Wills has led the National League in stolen bases for five straight seasons, and in 1962 he stole 104 to break the modern major league record of 96 that Ty Cobb had set 47 years before. This season, with much less fanfare, Wills was running 19 games ahead of his 1962 pace. "Yes," he says, "I want to break the record, just as a pitcher wants to win 30 games or a hitter wants to hit .400 or a slugger wants to hit 61 homers. I have never felt as well physically in my life as I feel this year, and I have never felt as well mentally. I think I have matured now. Over the winter I thought about how bad we were last year when we finished sixth. I made up my mind that I was not going to fight spring training, that I was not going to scratch off the days on the calendar as I had done for so many years. I was going to take each day as it came."

The Dodgers arrived in Vero Beach, Fla. on a cool Saturday evening in February, and Maury Wills had his banjo, his guitar, his ukulele and his confidence with him. It was not always that way. "After the Dodgers brought me up from Spokane in the middle of the season in 1959 I thought everything was going to be fine," he says. "I had been in the minors for nine years, and on June 1, 1959 I got a wire to join the Dodgers in Milwaukee. I got on a plane in Phoenix, where Spokane had been playing, and when the stewardess brought me a cup of coffee my hands were shaking so much I couldn't hold it.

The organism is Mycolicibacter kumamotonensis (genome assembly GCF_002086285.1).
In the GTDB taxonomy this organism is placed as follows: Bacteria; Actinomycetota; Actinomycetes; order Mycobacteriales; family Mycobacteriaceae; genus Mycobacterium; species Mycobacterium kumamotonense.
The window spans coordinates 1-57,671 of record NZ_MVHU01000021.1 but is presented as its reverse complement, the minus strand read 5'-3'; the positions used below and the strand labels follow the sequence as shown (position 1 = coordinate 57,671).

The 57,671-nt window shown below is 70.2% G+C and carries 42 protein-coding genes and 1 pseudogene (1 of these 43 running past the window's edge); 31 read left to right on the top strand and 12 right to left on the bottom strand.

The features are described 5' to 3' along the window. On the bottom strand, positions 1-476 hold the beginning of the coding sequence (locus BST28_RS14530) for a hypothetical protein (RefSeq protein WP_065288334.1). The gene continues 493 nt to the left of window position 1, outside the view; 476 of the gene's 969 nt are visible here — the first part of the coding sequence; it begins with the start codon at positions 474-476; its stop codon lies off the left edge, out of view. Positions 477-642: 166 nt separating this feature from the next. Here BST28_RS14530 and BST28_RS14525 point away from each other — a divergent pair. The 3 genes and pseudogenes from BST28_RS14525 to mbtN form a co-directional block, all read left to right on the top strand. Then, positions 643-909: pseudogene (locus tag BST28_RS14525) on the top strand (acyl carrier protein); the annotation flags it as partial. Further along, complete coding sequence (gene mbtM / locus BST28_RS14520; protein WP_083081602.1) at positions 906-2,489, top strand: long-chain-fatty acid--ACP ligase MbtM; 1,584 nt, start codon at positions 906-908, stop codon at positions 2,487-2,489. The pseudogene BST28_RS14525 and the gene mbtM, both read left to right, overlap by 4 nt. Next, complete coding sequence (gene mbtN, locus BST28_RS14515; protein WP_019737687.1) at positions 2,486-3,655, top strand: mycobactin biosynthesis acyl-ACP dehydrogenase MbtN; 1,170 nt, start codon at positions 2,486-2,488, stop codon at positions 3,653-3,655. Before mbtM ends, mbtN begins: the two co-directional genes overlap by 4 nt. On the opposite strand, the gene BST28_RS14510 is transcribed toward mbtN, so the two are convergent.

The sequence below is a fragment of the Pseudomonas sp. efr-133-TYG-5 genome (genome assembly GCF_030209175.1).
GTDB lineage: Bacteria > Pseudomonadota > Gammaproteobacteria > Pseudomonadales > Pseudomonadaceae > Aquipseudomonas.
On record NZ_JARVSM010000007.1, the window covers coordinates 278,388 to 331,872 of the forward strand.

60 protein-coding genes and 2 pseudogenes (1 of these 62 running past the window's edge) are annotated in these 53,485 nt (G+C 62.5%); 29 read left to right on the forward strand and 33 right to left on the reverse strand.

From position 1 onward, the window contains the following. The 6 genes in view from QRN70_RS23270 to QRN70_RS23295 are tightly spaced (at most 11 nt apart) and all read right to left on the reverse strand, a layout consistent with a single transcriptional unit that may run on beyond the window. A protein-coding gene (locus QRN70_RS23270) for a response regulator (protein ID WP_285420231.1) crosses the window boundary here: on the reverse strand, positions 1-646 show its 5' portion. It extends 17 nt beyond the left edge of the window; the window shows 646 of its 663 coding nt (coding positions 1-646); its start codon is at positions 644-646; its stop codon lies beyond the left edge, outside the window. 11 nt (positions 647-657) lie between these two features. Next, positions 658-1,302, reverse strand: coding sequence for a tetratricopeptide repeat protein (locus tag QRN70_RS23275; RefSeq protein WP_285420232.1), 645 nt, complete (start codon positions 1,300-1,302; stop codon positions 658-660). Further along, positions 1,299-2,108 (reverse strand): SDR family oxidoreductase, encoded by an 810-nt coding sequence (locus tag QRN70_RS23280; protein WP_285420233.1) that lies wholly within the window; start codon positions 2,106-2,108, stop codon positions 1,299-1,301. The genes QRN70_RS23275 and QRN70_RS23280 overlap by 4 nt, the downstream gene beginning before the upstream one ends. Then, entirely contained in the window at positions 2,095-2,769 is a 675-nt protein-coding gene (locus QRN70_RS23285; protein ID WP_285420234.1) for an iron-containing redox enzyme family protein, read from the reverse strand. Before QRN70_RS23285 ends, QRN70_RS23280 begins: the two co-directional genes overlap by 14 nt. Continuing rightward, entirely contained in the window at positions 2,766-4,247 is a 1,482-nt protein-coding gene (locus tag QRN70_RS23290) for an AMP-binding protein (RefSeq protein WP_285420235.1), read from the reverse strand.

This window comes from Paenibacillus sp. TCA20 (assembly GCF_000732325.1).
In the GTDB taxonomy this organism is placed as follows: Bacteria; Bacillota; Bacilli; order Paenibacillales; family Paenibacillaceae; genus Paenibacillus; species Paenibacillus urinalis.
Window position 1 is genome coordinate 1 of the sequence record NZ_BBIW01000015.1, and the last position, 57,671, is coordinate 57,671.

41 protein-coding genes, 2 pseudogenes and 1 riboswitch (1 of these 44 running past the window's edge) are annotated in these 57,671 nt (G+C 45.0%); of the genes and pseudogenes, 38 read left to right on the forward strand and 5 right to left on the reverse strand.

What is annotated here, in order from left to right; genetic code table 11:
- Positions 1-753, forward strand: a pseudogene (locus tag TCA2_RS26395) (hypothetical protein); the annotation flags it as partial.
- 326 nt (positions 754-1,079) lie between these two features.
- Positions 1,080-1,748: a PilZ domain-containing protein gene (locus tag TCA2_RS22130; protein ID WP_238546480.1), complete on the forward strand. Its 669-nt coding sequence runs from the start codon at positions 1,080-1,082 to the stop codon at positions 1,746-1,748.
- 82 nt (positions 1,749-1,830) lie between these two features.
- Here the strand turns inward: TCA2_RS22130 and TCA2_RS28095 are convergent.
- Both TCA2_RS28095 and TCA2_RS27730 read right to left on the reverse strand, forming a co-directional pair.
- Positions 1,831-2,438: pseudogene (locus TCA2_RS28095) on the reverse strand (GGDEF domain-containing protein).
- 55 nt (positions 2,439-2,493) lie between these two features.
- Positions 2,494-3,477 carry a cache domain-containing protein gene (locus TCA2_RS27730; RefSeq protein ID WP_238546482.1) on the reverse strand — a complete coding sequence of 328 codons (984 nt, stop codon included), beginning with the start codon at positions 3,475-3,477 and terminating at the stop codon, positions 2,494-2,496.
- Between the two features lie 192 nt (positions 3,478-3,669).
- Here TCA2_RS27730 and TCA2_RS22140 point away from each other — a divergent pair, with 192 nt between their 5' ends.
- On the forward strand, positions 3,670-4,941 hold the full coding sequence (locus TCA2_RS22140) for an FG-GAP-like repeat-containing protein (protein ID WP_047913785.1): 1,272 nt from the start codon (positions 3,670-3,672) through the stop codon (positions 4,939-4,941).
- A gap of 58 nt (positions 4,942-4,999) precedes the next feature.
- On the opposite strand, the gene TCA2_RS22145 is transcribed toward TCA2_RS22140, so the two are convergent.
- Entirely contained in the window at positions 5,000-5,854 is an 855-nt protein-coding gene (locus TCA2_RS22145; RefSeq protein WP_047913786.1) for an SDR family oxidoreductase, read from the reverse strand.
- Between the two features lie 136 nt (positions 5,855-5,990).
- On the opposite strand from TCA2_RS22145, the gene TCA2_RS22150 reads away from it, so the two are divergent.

"I thought back to the days when I was a youngster in Washington, when I used to take a paper bag and pound a pocket into it and use it for a glove. I was one of 13 children. My father was a Baptist minister who also worked as a machinist at the Washington Navy Yard. My mother ran an elevator. I bowed my head in prayer on the airplane and thanked God for giving me the chance. When I got to the hotel in Milwaukee the players had left for the ball park so I took a cab, and when I walked into the clubhouse I had my spikes and glove and other equipment in a shabby cardboard box because I didn't have my equipment bag with me. Some of the guys asked me if I had brought my lunch. That year went pretty good—we won the pennant and the Series—but early in '60 things began to go awful. I didn't know anybody in Los Angeles, and I was lonely. I couldn't hit. Sometimes Walt Alston would take me out of the lineup in the third or fourth inning for a pinch hitter, and I would have to walk past the official Dodger box on my way to the shower. I didn't want to walk past it. I was ashamed. I wished I could crawl so they wouldn't see me.